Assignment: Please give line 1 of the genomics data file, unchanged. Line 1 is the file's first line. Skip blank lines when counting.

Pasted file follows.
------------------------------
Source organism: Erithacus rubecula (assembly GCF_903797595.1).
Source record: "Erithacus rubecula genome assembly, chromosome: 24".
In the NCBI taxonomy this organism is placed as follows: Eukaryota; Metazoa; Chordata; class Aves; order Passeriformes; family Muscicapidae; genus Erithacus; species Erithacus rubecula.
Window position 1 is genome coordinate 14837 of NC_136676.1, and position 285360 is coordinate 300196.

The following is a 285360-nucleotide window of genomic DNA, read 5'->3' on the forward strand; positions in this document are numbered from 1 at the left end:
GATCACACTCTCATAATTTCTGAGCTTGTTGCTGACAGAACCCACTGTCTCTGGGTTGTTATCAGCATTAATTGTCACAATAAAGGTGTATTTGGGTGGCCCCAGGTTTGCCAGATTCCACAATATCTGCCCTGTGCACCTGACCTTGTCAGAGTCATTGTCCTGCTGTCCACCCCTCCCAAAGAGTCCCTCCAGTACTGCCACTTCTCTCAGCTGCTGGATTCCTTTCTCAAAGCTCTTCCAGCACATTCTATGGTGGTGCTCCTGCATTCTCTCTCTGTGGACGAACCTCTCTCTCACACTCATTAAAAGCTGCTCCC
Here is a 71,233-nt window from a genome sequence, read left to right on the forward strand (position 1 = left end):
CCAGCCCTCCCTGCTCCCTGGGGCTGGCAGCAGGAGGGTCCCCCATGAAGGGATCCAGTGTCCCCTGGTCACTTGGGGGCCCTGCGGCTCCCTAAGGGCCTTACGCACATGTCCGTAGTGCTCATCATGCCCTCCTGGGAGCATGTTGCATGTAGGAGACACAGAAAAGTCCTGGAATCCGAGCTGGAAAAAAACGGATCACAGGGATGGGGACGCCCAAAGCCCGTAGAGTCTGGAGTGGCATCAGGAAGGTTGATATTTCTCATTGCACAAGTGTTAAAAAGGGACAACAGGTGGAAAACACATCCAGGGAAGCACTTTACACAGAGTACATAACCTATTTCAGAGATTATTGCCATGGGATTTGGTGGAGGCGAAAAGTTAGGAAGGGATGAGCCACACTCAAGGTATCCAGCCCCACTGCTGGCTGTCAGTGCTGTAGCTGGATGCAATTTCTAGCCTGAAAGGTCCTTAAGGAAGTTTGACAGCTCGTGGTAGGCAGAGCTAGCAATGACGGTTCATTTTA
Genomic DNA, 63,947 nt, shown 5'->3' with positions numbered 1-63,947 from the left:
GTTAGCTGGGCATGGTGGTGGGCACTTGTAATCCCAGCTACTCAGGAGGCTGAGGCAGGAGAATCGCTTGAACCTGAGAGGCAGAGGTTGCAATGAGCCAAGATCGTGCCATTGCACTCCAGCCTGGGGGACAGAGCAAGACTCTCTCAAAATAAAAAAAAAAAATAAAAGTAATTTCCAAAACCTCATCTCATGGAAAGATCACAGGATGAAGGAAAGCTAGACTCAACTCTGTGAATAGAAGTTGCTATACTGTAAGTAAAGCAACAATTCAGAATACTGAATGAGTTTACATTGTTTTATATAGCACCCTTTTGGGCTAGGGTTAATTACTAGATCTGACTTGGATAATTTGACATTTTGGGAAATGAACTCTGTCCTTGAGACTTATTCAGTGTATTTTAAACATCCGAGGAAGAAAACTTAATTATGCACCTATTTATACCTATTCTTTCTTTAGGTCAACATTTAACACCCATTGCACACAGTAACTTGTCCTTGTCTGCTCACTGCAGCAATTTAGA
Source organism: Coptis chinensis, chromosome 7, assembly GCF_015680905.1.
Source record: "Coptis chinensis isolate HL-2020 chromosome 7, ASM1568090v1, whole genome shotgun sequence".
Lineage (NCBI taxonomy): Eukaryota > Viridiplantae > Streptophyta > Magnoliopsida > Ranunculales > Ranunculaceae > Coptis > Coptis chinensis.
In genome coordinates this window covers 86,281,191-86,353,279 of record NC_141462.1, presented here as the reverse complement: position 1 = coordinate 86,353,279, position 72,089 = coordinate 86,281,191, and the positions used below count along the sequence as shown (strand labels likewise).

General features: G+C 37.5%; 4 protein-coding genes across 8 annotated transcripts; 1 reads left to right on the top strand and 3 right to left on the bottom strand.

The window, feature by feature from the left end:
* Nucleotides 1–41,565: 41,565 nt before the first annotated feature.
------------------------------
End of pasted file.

Source organism: Erithacus rubecula (assembly GCF_903797595.1).